Richland starts condemnation process of land to boost safety at intersection
Richland officials plan to take private land for public use in order to boost traffic safety at the intersection of Bakerstown, Grubbs and State roads.
The township's supervisors voted 3-0 on Nov. 20 to initiate condemnation proceeds to acquire 1,499 square feet of property owned by St. Barnabas Land Trust Inc. at the intersection
Herb Dankmyer, a subcontractor for St. Barnabas Health System and chairman of Richland's supervisors, abstained from the vote.
Supervisor Ray Kendrick did not attend the meeting.
Richland officials want the slice of land in order to align Grubbs and State roads where they meet Bakerstown Road, as recommended by a traffic study performed for Chatham University as part of the university's efforts to develop Chatham's Eden Hall campus, township manager Dean Bastianini said.
But the attorney for St. Barnabas Land Trust said the roads' realignment is unnecessary.
“The stated reasons for taking the property, in our judgment, do not justify it,” said attorney Walter DeForest on behalf of the land trust.
“If you travel that road, any (safety) issue would be addressed if they put up a traffic light there,” DeForest said “The stated misalignment (of Grubbs and State roads) is not a factor in any safety issue.”
The land slated for condemnation is part of 47 acres the land trust owns and by a rental property near the corner of Grubbs and Bakerstown roads.
“The land they would take would put the road (Grubbs) closer to the building,” DeForest said. “It's currently rented as a residence.”
Richland wants to acquire the land for permanent construction rights of ways, temporary construction easements and utility easements. Plans call for the relocation of existing utility poles.
Township officials previously asked leaders of the land trust to donate the ground.
Officials of the land trust declined that request.
“We've been in negotiations with St. Barnabas (Land Trust) through the summer,” Bastianini said. “They declined our request that they donate the property in exchange for changes that we were willing to make to lessen the impact on the existing home.”
Richland supervisors also voted Nov. 20 to hire Howard Hanna Real Estate to provide appraisal services for the land they want to acquire.
“Chatham and Richland agreed to improve this intersection,” said Walt Fowler, vice president for finance and administration at Chatham University. “It has always been an unsafe intersection, and some of our students may use this route.”
Chatham University has received a $100,000 grant in state gaming revenue — and its officials agreed to pay another $44,000 — to cover the anticipated $144,000 cost of improving the intersection.
“The condemnation will play out over the next couple months,” Fowler said. “It is our expectation that the intersection project will be complete by the end of the summer of 2014.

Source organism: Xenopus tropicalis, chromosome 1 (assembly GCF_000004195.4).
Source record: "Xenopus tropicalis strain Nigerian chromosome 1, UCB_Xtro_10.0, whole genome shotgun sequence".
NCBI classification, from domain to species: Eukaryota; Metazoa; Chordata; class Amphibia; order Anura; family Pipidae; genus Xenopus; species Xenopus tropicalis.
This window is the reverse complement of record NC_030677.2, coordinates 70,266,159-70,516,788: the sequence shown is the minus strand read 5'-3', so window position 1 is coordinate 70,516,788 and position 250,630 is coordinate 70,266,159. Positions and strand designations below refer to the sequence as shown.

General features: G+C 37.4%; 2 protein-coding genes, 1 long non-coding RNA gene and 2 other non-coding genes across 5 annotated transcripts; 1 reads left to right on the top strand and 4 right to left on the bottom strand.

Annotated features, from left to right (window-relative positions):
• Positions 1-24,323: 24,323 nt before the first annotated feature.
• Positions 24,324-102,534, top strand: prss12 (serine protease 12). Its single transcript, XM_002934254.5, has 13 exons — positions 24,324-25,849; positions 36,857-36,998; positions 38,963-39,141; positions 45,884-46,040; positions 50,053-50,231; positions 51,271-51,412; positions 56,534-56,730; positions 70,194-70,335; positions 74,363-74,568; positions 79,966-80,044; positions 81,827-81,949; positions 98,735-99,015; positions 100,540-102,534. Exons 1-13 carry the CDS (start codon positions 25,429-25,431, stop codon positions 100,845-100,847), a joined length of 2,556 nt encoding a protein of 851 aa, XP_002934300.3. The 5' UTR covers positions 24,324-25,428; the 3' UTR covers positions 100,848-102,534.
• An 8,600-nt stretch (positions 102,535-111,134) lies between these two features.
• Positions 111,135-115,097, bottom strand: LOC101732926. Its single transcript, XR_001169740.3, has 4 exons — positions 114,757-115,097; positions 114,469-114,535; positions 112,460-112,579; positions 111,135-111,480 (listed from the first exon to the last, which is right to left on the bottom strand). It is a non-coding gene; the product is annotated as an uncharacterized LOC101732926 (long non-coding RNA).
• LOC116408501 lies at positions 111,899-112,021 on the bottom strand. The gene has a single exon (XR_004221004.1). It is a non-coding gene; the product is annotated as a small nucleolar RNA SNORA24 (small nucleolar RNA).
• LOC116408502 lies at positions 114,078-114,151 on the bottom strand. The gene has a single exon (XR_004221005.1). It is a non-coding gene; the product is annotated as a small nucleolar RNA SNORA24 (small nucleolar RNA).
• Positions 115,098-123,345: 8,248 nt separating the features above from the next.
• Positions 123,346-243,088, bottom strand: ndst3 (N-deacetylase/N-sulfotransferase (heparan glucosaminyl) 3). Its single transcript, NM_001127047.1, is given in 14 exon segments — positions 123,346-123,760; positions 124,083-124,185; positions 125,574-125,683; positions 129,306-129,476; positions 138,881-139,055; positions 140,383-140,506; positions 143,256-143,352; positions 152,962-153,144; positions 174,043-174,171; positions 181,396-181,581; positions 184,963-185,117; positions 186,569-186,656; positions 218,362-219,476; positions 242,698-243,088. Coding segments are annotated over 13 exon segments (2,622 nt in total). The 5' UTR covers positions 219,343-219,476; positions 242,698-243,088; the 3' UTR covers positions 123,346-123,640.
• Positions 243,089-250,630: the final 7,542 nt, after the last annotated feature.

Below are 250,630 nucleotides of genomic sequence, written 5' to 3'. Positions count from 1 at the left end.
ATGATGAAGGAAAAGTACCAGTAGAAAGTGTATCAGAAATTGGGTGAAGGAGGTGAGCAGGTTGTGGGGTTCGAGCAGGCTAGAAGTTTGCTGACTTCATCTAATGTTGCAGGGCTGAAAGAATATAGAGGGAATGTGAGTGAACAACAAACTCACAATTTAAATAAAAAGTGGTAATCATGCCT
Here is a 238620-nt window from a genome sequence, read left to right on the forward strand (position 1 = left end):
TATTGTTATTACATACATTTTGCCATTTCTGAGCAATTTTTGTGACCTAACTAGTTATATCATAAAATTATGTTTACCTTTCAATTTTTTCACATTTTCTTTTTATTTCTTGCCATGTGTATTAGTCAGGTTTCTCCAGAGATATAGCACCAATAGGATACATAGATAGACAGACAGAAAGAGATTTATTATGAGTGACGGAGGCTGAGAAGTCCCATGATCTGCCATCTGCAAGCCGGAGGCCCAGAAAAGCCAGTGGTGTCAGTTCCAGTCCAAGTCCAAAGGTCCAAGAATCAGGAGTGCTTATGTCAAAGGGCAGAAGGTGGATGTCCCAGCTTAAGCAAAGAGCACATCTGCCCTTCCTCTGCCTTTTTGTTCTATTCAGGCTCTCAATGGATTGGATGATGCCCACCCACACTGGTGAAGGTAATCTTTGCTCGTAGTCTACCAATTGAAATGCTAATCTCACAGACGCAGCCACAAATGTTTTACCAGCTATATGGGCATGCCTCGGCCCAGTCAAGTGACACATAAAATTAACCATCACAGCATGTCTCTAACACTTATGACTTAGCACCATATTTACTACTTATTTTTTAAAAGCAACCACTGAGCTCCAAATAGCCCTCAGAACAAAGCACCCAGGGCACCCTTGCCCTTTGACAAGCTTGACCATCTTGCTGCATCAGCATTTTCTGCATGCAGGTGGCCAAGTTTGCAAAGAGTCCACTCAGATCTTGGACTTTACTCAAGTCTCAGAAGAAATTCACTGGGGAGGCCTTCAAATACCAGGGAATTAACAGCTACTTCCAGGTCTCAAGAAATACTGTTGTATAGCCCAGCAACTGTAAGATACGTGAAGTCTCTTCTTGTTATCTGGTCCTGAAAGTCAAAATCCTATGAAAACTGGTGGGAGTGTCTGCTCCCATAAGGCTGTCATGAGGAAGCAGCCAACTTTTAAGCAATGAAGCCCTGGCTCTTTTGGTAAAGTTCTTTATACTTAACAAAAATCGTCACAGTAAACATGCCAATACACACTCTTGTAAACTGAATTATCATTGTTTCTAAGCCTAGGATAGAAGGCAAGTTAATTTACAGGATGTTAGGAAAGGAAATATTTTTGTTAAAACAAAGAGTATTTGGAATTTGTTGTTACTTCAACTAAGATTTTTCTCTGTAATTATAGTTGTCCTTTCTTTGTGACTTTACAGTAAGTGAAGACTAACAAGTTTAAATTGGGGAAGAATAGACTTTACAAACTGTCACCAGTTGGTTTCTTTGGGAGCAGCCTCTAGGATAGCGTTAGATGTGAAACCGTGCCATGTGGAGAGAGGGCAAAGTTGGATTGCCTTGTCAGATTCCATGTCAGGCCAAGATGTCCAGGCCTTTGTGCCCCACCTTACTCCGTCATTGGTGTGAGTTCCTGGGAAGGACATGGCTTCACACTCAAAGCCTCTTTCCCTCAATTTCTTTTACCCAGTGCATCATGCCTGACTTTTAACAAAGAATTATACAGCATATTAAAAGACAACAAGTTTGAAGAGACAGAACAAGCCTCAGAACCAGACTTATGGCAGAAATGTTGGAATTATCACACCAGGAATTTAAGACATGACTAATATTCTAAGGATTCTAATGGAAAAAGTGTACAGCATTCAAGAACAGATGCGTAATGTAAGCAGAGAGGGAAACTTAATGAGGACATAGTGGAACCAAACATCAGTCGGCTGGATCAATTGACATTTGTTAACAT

“Once complete, all the Richland neighbors using this intersection, including both Chatham students and employees and St. Barnabas residents and employees, will be much safer,” Fowler said.
Deborah Deasy is a staff writer for Trib Total Media. She can be reached at 724-772-6369 or firstname.lastname@example.org.
Show commenting policy
TribLive commenting policy
You are solely responsible for your comments and by using TribLive.com you agree to our Terms of Service.
We moderate comments. Our goal is to provide substantive commentary for a general readership. By screening submissions, we provide a space where readers can share intelligent and informed commentary that enhances the quality of our news and information.
While most comments will be posted if they are on-topic and not abusive, moderating decisions are subjective. We will make them as carefully and consistently as we can. Because of the volume of reader comments, we cannot review individual moderation decisions with readers.
We value thoughtful comments representing a range of views that make their point quickly and politely. We make an effort to protect discussions from repeated comments either by the same reader or different readers.
We follow the same standards for taste as the daily newspaper. A few things we won't tolerate: personal attacks, obscenity, vulgarity, profanity (including expletives and letters followed by dashes), commercial promotion, impersonations, incoherence, proselytizing and SHOUTING. Don't include URLs to Web sites.
We do not edit comments. They are either approved or deleted. We reserve the right to edit a comment that is quoted or excerpted in an article. In this case, we may fix spelling and punctuation.
We welcome strong opinions and criticism of our work, but we don't want comments to become bogged down with discussions of our policies and we will moderate accordingly.
We appreciate it when readers and people quoted in articles or blog posts point out errors of fact or emphasis and will investigate all assertions. But these suggestions should be sent via e-mail. To avoid distracting other readers, we won't publish comments that suggest a correction. Instead, corrections will be made in a blog post or in an article.
- North Hills Interfaith Gathering scheduled
- Next session in North Hills history series ready to hit the road
- Cracked sidewalks pose danger for West View wheelchair users
- Police eye speeding drivers along Route 19 corridor
- North Hills board approves bid for new track surface
- Ross police dog receives vest for better protection
- Photo Gallery: Yoga class at North Hills Middle School
- Pine-Richland Middle School student takes 2nd in geography bee
- Help wanted to rid Hampton’s Crouse Run of garlic mustard, litter
- Walk Like MADD event coming to Pittsburgh